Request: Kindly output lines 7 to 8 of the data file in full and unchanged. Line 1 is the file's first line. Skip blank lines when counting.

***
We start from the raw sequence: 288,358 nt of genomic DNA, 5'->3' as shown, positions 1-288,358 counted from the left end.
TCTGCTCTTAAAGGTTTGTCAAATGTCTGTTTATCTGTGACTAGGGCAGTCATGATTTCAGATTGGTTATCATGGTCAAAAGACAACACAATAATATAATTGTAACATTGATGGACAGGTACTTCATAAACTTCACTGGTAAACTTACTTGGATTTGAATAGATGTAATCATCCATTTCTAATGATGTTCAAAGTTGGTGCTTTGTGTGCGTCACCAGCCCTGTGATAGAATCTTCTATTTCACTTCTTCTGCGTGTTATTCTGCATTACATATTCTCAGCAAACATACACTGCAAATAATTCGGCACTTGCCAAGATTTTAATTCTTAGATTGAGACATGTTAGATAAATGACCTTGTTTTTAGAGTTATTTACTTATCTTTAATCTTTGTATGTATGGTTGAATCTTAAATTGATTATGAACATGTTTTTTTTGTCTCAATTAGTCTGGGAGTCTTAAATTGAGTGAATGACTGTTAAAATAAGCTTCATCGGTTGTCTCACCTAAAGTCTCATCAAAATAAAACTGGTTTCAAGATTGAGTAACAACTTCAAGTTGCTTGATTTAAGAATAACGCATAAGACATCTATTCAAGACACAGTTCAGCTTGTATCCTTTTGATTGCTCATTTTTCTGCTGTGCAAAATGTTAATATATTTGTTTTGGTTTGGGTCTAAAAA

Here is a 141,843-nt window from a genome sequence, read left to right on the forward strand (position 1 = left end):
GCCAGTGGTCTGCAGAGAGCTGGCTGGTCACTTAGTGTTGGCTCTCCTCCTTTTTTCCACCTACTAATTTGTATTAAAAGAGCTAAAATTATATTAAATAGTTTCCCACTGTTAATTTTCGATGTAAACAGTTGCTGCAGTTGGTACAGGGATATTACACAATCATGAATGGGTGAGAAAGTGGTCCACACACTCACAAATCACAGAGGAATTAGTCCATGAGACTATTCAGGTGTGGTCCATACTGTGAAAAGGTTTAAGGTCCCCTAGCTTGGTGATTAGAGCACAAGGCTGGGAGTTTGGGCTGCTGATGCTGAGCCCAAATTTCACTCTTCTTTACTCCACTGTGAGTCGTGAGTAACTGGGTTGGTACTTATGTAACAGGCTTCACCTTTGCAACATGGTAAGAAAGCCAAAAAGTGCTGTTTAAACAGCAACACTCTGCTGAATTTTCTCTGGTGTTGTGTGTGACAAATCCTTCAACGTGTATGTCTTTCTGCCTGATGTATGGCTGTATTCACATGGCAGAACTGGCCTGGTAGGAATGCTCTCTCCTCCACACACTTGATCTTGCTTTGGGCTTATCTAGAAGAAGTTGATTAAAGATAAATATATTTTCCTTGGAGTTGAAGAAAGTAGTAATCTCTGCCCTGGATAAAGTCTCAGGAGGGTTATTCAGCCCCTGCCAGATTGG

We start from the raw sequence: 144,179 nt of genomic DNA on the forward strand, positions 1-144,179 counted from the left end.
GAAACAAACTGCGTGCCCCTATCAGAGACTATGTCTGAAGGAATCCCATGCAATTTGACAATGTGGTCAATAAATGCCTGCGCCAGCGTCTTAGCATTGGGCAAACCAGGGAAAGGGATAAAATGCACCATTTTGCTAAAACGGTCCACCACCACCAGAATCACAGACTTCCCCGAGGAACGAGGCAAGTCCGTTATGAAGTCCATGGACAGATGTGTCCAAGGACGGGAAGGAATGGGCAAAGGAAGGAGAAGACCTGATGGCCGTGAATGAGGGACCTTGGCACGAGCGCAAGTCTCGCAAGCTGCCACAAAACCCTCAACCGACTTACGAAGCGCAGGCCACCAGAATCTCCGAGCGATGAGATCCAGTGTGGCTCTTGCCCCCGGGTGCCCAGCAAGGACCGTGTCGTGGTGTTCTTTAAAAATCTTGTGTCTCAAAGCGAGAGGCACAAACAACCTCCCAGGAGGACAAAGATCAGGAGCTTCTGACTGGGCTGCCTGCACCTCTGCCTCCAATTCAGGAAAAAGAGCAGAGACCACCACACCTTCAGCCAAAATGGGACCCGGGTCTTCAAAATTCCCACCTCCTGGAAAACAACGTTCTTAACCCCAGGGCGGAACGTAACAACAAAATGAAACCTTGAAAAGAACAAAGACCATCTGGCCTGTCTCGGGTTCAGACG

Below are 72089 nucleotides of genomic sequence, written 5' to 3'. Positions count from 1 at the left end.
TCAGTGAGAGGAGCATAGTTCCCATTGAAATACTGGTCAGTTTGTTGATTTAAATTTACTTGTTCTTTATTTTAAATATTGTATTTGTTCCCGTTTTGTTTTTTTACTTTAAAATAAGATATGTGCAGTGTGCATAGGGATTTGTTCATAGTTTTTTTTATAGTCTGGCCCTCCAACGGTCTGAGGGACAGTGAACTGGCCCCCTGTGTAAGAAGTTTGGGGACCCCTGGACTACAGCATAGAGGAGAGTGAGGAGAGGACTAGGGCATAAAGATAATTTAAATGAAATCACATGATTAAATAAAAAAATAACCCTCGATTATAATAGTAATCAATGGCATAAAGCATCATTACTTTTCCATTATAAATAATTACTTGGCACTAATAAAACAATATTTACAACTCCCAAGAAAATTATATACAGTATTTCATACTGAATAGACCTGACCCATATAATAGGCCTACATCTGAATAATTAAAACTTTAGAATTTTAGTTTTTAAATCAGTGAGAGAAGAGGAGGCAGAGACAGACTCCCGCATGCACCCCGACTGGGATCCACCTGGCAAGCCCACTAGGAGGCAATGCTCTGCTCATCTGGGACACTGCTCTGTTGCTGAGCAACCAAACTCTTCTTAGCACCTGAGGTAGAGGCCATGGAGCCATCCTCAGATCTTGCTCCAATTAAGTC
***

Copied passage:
Below are 72089 nucleotides of genomic sequence, written 5' to 3'. Positions count from 1 at the left end.
TCAGTGAGAGGAGCATAGTTCCCATTGAAATACTGGTCAGTTTGTTGATTTAAATTTACTTGTTCTTTATTTTAAATATTGTATTTGTTCCCGTTTTGTTTTTTTACTTTAAAATAAGATATGTGCAGTGTGCATAGGGATTTGTTCATAGTTTTTTTTATAGTCTGGCCCTCCAACGGTCTGAGGGACAGTGAACTGGCCCCCTGTGTAAGAAGTTTGGGGACCCCTGGACTACAGCATAGAGGAGAGTGAGGAGAGGACTAGGGCATAAAGATAATTTAAATGAAATCACATGATTAAATAAAAAAATAACCCTCGATTATAATAGTAATCAATGGCATAAAGCATCATTACTTTTCCATTATAAATAATTACTTGGCACTAATAAAACAATATTTACAACTCCCAAGAAAATTATATACAGTATTTCATACTGAATAGACCTGACCCATATAATAGGCCTACATCTGAATAATTAAAACTTTAGAATTTTAGTTTTTAAATCAGTGAGAGAAGAGGAGGCAGAGACAGACTCCCGCATGCACCCCGACTGGGATCCACCTGGCAAGCCCACTAGGAGGCAATGCTCTGCTCATCTGGGACACTGCTCTGTTGCTGAGCAACCAAACTCTTCTTAGCACCTGAGGTAGAGGCCATGGAGCCATCCTCAGATCTTGCTCCAATTAAGTC